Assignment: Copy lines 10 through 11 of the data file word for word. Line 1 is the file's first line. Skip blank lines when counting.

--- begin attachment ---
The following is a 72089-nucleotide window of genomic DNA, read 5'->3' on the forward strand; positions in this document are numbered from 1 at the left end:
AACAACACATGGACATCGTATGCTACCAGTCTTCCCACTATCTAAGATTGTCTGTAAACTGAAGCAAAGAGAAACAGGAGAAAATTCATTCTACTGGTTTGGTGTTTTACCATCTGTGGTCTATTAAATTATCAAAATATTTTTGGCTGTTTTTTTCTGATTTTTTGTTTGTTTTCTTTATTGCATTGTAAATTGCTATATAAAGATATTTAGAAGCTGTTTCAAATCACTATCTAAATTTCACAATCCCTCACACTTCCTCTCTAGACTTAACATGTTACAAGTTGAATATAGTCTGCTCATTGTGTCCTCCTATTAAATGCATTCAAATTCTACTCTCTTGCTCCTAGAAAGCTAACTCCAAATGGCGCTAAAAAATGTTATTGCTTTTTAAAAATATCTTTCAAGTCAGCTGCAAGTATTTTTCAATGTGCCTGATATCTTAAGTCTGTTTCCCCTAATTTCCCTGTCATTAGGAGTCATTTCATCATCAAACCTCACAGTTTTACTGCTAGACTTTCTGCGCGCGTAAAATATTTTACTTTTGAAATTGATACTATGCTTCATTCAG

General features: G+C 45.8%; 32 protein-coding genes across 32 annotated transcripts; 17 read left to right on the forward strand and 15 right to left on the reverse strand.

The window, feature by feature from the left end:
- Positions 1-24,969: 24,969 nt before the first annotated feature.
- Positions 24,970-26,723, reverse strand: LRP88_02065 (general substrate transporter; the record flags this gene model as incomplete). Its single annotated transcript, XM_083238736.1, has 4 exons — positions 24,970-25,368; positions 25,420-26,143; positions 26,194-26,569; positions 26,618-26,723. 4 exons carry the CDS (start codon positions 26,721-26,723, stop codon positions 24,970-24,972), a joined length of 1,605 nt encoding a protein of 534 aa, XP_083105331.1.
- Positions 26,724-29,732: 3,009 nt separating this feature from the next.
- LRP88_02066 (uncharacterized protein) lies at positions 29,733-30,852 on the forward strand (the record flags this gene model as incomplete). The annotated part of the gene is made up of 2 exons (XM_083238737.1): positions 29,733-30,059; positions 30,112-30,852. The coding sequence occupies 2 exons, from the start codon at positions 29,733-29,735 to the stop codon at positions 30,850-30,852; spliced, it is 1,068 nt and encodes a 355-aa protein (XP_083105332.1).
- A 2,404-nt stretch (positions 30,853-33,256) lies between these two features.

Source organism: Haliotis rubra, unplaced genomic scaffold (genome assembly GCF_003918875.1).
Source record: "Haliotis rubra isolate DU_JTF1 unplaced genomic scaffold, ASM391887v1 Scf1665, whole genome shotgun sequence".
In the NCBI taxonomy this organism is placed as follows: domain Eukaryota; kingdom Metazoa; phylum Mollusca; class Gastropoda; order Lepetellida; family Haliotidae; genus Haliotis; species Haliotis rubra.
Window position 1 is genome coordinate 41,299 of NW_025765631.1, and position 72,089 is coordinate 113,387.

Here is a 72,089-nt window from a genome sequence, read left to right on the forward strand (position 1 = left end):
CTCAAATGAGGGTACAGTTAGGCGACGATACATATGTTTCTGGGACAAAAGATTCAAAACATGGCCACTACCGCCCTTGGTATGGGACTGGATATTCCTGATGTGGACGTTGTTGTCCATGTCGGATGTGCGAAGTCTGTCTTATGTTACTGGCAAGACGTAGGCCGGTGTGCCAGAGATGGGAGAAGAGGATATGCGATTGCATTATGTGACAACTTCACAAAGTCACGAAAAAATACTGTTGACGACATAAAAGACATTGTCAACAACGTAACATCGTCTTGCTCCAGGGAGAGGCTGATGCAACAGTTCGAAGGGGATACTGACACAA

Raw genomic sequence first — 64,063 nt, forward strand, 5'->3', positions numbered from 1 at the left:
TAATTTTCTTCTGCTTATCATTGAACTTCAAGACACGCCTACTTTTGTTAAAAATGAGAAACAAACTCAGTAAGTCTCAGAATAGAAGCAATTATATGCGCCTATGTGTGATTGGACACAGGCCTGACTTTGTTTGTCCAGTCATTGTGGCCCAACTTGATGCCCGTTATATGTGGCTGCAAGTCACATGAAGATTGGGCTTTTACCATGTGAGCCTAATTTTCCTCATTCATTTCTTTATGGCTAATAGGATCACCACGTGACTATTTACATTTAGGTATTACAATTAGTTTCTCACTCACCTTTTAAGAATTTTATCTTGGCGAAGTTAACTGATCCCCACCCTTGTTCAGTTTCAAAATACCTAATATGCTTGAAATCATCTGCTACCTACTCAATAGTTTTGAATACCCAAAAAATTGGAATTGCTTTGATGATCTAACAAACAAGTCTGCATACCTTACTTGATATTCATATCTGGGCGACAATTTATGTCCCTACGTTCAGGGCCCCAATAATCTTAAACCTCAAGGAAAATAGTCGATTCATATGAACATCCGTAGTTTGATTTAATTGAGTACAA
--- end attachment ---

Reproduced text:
Source organism: Haliotis rubra, unplaced genomic scaffold (genome assembly GCF_003918875.1).
Source record: "Haliotis rubra isolate DU_JTF1 unplaced genomic scaffold, ASM391887v1 Scf1665, whole genome shotgun sequence".